I 100% agree - you've hit the nail on the head. My thoughts here are simply that any results be careful interpreted. As an example, if we're looking at this article, the only fact is Canon is selling more units than anyone else - anything beyond that fact is really speculation. If we're interpreting these results, for example, to say that Canon's EOS R strategy is maintaining Canon's market share advantage, I think that is premature. Don't get me wrong, I really like the R and if I was in the market for a new mirrorless today, I would pick that without a moment of hesitation, but this article doesn't hit R sales specifically, nor does it imply success of any one line.It depends on what you are measuring - for example many of the links you posted were about FF cameras, but they are just a part of the market, and not the biggest ones. While many of us here (and other photo forums) are obsessed with the high-end models (or the ones just below), a lot of sales worldwide are made of a lot of low-end models.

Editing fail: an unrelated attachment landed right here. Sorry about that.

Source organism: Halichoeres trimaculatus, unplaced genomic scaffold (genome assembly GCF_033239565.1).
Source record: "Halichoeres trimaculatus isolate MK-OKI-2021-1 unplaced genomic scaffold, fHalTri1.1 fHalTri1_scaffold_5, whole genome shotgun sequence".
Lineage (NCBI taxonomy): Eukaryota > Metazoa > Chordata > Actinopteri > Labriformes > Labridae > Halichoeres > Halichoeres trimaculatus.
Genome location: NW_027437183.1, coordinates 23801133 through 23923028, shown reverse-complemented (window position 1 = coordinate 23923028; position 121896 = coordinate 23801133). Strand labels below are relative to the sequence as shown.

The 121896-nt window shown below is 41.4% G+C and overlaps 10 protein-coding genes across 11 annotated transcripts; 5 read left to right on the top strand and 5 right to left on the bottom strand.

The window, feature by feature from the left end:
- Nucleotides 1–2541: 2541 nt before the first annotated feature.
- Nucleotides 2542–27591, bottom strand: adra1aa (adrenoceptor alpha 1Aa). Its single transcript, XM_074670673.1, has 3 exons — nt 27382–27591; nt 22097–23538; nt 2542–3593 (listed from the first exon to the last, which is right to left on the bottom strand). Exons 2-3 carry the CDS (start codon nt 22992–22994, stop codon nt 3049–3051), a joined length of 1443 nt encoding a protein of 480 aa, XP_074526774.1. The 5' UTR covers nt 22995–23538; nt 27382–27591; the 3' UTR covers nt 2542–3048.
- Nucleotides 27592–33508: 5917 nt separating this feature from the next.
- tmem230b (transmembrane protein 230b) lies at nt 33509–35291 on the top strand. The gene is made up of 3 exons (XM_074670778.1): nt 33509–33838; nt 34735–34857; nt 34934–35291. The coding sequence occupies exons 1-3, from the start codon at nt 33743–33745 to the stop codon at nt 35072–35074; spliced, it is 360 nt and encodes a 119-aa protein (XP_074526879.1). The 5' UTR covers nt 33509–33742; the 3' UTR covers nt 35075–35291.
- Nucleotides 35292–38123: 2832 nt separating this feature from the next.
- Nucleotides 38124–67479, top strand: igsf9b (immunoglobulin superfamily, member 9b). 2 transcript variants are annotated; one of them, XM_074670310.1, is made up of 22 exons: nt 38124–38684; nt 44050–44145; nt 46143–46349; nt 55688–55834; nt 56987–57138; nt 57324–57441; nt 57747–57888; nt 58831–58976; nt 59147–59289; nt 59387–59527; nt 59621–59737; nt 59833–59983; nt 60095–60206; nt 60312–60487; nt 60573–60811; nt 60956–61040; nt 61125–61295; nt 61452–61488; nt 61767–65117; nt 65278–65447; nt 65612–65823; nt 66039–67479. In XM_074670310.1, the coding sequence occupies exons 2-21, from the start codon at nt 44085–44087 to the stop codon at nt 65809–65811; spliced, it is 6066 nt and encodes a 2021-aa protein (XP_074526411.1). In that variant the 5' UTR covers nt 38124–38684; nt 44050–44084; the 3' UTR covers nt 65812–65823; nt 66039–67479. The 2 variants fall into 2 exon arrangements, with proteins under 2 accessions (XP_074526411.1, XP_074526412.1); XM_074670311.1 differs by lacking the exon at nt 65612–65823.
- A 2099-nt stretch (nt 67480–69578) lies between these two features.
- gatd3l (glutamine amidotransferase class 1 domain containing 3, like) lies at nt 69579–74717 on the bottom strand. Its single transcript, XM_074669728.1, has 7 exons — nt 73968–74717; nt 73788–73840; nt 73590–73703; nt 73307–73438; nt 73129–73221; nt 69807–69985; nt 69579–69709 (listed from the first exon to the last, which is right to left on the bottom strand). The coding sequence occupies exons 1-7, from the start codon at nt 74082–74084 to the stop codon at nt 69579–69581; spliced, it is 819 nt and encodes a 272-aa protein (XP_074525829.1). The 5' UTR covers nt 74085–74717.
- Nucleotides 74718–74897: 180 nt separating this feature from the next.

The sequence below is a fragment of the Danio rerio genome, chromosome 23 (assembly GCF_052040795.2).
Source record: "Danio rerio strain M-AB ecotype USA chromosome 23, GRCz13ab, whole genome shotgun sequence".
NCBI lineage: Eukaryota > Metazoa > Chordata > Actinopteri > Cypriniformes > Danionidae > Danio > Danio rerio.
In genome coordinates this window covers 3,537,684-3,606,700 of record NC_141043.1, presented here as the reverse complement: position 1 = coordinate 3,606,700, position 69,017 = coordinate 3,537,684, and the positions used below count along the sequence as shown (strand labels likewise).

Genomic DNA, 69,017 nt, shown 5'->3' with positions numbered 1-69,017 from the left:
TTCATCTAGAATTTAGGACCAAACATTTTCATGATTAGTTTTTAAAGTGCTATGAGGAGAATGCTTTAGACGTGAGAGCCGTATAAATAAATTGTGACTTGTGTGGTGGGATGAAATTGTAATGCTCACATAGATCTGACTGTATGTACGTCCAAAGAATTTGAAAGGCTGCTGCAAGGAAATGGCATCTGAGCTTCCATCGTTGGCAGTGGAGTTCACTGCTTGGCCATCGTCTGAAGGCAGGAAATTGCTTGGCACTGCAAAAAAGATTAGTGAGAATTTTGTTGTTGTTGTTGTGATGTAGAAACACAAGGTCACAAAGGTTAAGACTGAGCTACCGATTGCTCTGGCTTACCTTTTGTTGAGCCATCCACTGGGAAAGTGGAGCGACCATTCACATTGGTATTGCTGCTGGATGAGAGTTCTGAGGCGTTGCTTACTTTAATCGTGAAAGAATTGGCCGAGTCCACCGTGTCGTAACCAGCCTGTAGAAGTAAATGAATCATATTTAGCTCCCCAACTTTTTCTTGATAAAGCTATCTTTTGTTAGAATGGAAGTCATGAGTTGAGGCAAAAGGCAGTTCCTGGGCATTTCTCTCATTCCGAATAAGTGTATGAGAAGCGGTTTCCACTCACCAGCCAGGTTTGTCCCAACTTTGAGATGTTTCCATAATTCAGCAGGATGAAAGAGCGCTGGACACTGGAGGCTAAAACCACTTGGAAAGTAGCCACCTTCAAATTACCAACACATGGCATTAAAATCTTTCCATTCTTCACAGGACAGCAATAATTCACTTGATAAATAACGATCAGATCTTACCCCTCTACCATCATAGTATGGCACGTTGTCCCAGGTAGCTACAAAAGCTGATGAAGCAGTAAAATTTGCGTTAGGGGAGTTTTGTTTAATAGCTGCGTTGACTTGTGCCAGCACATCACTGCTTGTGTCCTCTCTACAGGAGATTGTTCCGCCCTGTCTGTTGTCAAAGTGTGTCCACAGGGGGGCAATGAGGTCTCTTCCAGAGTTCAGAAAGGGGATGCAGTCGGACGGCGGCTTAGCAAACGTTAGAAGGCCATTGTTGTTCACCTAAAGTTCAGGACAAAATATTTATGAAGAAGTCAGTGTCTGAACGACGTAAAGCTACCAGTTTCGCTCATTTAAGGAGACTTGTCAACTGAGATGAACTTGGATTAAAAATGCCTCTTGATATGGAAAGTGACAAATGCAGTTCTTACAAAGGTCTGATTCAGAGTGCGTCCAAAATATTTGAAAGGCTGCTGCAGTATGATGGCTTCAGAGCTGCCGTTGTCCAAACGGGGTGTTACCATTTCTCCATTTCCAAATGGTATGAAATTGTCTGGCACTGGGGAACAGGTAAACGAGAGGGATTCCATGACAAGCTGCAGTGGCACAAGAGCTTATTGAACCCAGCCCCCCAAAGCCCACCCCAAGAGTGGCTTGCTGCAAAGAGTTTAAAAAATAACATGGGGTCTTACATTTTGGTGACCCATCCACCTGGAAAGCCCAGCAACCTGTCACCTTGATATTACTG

If the numbers are in bodies sold, I think Canon is selling a lot of low-end bodies too, an area where customers may be more sensible to brand recognition, price and availability than spec sheets.
My point is only that articles which say x company sold more units than y doesn't imply x company is outperforming y across the board, and it doesn't suggest b camera is selling better than c camera. The comment on Fuji is relevant as well - they went up 25% likely on instax sales. Selling loads of very low cost niche products maybe doesn't imply the longevity of Fuji success in the ILC market. In the same way, we wouldn't look at fuji's growth and assume that their medium format must be selling tons of units to increase their unit numbers so much. Again, I'm not disputing the facts, only suggesting that we take it all with a grain of salt.